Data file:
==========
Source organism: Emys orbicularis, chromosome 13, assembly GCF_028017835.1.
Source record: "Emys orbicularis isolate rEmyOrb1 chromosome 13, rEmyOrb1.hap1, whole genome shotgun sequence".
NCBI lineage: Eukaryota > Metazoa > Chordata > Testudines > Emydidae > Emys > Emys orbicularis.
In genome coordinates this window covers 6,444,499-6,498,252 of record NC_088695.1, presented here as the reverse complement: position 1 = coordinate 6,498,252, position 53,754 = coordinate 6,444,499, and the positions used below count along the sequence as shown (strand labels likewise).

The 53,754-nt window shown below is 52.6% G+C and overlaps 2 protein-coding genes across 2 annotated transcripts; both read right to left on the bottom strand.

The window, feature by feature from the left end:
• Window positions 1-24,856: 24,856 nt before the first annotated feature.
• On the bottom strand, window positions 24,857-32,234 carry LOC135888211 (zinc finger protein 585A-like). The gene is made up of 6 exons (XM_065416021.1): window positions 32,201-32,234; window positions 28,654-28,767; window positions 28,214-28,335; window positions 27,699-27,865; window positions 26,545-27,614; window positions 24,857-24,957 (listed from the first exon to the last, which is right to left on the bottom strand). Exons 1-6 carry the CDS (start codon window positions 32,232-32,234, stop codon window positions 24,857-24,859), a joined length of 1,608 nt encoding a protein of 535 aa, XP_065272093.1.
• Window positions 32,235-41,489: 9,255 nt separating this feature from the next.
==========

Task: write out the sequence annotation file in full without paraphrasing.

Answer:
Source organism: Emys orbicularis, chromosome 13, assembly GCF_028017835.1.
Source record: "Emys orbicularis isolate rEmyOrb1 chromosome 13, rEmyOrb1.hap1, whole genome shotgun sequence".
NCBI lineage: Eukaryota > Metazoa > Chordata > Testudines > Emydidae > Emys > Emys orbicularis.
In genome coordinates this window covers 6,444,499-6,498,252 of record NC_088695.1, presented here as the reverse complement: position 1 = coordinate 6,498,252, position 53,754 = coordinate 6,444,499, and the positions used below count along the sequence as shown (strand labels likewise).

The 53,754-nt window shown below is 52.6% G+C and overlaps 2 protein-coding genes across 2 annotated transcripts; both read right to left on the bottom strand.

The window, feature by feature from the left end:
• Window positions 1-24,856: 24,856 nt before the first annotated feature.
• On the bottom strand, window positions 24,857-32,234 carry LOC135888211 (zinc finger protein 585A-like). The gene is made up of 6 exons (XM_065416021.1): window positions 32,201-32,234; window positions 28,654-28,767; window positions 28,214-28,335; window positions 27,699-27,865; window positions 26,545-27,614; window positions 24,857-24,957 (listed from the first exon to the last, which is right to left on the bottom strand). Exons 1-6 carry the CDS (start codon window positions 32,232-32,234, stop codon window positions 24,857-24,859), a joined length of 1,608 nt encoding a protein of 535 aa, XP_065272093.1.
• Window positions 32,235-41,489: 9,255 nt separating this feature from the next.